Tuesday, 21 November 2006

stringy goodness

Having a very musical time at the moment. A couple of weeks ago we heard the Britten Sinfonia at West Road, directed by Nicholas Daniel. He's always entertaining to watch - more a contemporary dancer than a conductor. He is also very tall and wears such remarkable shirts with Mandarin collars. The first half was Mozart and Tchaikovsky Serenades. Mozart very entertaining, with little cameo moments for the front desks, playing as soloists and as a string quartet. The final solo violin entry was stolen from the Sinfonia's leader by someone further back in the ranks, which was a nice touch. Tchaikovsky fittingly passionate. I noticed for the first time how the fast theme of the finale is a speeded up version of those bold, yearning chords that are the signature of the work and the heart of the opening movement. (Don't know how I'd manage to miss it before, since Pyotr Ilyich flags up just how clever he's been by giving us the opening chords again at the climax of the finale, and then gradually building the tempo until the music has been transformed into the fast theme again for the rush to the finish line.)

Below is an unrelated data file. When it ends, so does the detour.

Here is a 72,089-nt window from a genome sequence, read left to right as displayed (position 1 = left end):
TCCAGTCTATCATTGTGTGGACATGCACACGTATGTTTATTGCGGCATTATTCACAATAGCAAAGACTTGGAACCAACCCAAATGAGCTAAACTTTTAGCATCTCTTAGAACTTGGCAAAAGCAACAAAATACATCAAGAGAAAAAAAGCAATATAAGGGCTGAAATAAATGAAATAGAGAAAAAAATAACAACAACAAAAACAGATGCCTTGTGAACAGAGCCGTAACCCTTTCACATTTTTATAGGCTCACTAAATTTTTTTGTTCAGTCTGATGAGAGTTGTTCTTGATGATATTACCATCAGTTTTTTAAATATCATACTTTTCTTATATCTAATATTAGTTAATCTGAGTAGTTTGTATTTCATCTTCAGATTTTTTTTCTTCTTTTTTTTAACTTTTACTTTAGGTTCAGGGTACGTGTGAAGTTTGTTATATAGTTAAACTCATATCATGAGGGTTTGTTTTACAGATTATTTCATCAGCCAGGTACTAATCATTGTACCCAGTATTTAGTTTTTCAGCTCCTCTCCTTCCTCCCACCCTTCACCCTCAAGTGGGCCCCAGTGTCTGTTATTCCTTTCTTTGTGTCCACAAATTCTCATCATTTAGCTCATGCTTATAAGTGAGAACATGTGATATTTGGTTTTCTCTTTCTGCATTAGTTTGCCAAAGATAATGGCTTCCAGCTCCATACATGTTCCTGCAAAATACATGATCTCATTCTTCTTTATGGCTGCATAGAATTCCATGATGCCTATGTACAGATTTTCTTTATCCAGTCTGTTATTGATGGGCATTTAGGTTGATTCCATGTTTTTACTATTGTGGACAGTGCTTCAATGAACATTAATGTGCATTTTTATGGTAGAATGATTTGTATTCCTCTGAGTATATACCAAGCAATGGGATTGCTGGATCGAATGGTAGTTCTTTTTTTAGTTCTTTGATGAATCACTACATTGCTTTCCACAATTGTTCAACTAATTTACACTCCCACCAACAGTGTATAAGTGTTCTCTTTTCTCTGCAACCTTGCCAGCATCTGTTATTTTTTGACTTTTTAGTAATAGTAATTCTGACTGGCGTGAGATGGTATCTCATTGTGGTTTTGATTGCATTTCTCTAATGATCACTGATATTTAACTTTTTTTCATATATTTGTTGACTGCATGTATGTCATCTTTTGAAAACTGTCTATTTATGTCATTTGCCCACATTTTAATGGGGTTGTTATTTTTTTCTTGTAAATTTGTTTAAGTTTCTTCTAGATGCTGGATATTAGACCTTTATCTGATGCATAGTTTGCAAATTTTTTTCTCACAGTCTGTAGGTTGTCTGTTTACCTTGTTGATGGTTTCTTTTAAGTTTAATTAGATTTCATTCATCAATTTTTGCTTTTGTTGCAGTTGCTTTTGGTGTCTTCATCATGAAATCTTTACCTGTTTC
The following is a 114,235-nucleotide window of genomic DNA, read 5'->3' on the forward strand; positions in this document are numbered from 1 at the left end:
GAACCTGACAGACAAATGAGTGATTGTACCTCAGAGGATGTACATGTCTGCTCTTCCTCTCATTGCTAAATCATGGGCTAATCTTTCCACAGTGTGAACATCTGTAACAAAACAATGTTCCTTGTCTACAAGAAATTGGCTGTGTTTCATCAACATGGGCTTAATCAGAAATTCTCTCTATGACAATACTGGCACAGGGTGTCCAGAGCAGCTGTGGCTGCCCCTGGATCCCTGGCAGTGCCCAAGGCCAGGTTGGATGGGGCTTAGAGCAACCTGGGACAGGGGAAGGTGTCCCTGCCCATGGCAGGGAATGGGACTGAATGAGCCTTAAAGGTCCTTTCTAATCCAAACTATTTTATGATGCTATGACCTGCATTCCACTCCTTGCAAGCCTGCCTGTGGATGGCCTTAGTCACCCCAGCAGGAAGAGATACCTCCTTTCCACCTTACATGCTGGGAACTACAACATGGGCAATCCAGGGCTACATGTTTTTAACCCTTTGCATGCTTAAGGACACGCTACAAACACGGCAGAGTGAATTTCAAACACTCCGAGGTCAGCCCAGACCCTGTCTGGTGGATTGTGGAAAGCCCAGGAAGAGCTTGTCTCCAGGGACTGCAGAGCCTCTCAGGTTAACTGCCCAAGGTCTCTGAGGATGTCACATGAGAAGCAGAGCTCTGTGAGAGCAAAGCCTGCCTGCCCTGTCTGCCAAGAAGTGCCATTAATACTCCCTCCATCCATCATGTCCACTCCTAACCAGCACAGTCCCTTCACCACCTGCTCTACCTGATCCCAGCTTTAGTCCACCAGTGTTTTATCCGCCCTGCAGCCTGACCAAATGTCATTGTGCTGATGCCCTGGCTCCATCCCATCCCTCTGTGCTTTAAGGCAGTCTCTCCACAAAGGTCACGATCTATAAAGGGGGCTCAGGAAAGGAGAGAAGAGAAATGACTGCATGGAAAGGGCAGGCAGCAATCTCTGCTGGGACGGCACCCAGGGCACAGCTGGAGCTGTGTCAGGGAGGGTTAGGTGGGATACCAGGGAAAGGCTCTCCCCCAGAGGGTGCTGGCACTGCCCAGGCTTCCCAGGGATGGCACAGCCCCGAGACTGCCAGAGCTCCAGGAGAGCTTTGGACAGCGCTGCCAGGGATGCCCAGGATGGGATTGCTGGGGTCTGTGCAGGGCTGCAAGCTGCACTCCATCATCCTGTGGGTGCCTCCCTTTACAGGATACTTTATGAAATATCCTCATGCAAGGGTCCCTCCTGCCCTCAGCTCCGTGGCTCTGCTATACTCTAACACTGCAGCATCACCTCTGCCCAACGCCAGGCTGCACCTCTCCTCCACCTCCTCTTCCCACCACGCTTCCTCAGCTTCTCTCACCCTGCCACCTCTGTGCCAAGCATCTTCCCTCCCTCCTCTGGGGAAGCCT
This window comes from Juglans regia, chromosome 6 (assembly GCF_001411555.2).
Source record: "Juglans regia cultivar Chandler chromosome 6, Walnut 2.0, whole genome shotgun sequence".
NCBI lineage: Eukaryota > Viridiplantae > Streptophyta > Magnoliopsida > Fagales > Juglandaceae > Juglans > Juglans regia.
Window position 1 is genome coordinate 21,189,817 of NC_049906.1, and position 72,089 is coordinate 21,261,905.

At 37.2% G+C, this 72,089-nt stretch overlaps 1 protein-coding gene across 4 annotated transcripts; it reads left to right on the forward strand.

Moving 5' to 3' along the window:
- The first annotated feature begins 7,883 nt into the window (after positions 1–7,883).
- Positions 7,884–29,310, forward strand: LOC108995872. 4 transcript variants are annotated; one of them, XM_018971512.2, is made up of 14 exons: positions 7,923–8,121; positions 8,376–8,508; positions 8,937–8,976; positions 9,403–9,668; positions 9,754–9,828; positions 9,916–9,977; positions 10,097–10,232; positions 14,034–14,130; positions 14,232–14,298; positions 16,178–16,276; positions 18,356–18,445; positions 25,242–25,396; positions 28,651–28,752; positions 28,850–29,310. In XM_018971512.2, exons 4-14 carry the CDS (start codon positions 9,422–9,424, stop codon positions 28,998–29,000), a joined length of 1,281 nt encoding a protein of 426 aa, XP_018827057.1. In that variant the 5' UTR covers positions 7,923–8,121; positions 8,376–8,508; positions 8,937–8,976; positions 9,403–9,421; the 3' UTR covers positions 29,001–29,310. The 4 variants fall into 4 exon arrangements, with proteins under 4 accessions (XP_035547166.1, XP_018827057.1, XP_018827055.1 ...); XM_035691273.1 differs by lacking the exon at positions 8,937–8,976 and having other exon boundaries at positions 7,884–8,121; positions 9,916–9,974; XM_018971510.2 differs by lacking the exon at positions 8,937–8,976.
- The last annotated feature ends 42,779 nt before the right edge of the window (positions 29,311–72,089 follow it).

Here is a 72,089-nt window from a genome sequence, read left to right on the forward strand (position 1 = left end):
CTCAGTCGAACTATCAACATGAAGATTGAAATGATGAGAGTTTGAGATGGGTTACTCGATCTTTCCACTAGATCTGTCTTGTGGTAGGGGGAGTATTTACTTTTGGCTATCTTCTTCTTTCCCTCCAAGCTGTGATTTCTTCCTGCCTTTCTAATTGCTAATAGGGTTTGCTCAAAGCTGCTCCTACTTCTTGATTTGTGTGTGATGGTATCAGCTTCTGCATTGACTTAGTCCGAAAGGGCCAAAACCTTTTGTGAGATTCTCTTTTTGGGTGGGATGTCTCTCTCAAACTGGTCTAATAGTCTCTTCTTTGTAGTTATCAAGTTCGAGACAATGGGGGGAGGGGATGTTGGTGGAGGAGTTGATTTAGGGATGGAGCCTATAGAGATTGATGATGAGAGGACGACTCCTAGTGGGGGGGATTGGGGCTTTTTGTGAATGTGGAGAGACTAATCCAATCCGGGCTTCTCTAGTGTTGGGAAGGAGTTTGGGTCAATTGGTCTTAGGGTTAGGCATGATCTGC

The second half left a little to be desired... John Taverner's Kalaidescopes was a nice idea - lots of contrasting bits presented by strings sitting in a circle round a solo oboe - but it went on far too long (the umpteenth recurrence of even the 'nice' bits grated somewhat). Watching Nicholas Daniel kept me from getting bored - he managed to get through three handkerchiefs in the course of his seriously virtuosic aerobics - but Kate was less impressed. Based on the conversations of those flowing past us as we unlocked our bikes outside, I would say that we weren't alone in that!